As regular as the tides they were drawn to their special place like moths to candles. The ghosts of Indians, Spanish mariners, and African slaves watched them take their place inside a cathedral of pines that reached high into the night heavens like ship masts anchored to the rich soil.

They looked up as one into the dome of heaven. Starlight filled their eyes. The hazy arc of the Milky Way, star clusters, and constellations — each of them figments of the human imagination — bathed them in silver light.
They stood for an eternity beneath the pure light of the mysterious stars, which evolved out of cosmic gas — stars that guided ships and fueled the dreams of poets. There was no need to speak. Speech had no meaning. The choreography of the night sky said it all.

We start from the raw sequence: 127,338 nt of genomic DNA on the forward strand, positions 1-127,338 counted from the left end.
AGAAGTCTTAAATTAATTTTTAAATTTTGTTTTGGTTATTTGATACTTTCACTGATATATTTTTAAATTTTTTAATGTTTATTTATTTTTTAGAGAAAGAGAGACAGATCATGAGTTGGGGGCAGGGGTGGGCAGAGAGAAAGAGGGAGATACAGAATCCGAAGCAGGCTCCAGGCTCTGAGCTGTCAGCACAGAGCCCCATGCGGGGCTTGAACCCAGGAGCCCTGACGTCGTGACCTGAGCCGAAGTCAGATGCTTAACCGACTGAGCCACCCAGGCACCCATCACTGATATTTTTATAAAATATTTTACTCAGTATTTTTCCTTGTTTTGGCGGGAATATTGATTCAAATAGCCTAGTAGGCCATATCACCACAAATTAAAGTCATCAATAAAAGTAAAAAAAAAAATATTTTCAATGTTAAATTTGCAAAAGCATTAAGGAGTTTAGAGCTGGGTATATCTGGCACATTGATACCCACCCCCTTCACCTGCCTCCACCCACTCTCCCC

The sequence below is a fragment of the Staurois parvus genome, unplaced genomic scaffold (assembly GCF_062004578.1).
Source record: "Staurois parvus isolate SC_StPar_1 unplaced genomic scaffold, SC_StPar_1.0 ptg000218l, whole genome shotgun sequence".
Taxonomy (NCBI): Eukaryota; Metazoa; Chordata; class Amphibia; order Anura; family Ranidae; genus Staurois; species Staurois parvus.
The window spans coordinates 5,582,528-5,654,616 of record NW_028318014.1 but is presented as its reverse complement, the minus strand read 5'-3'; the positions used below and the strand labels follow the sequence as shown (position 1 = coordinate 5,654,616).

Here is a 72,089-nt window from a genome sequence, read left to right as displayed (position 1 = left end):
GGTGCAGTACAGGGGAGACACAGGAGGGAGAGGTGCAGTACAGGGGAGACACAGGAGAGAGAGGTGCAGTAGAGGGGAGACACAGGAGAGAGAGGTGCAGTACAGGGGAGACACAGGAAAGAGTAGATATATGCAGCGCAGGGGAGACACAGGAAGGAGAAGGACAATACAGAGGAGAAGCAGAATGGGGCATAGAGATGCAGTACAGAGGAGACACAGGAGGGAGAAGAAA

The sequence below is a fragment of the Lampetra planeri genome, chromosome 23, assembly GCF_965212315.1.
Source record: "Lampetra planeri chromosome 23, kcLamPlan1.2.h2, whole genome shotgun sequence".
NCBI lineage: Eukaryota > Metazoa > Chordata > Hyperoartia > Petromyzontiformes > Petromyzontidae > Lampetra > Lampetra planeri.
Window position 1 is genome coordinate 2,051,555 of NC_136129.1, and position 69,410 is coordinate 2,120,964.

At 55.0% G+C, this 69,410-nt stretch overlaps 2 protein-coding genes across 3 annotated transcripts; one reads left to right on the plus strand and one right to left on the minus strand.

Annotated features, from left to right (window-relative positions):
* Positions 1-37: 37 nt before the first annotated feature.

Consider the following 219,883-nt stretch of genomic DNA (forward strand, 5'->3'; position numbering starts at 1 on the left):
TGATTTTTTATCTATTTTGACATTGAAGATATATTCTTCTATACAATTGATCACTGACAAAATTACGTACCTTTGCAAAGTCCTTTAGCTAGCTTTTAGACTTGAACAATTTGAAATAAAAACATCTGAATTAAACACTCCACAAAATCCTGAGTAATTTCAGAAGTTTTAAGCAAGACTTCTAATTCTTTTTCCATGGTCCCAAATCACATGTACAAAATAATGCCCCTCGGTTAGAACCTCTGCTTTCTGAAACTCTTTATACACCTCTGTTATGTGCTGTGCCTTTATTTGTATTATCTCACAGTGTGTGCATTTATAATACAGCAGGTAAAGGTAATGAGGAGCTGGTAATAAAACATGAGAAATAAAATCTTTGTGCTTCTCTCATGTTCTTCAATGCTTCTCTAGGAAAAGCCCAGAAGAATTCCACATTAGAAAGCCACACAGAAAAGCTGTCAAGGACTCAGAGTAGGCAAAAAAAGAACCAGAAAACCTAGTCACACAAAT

They returned home with a bouquet of feathers, a handful of seashells, some pine cones — all souvenirs of the time spent in the celestial glow. And with the passing of each year the fond memory of their star dome brought them the light of other days. Through dark times and death and the monotony and sorrow of the human condition, just the thought of those starry nights gave them comfort and peace.

With this new year may each of you find your own special place. May you stand in a star dome and be covered in light.

Cars Land Under Construction

Sunday, June 26th, 2011

Cars Land is due to open at the Disney California Adventure Park in the summer of 2012. This 12-acre recreation of the town of Radiator Springs will feature several of the Cars characters, including the Sheriff as voiced by Michael Wallis. Michael also served as a consultant for the Walt Disney Imagineering creative team during the early stages of the new theme park’s development.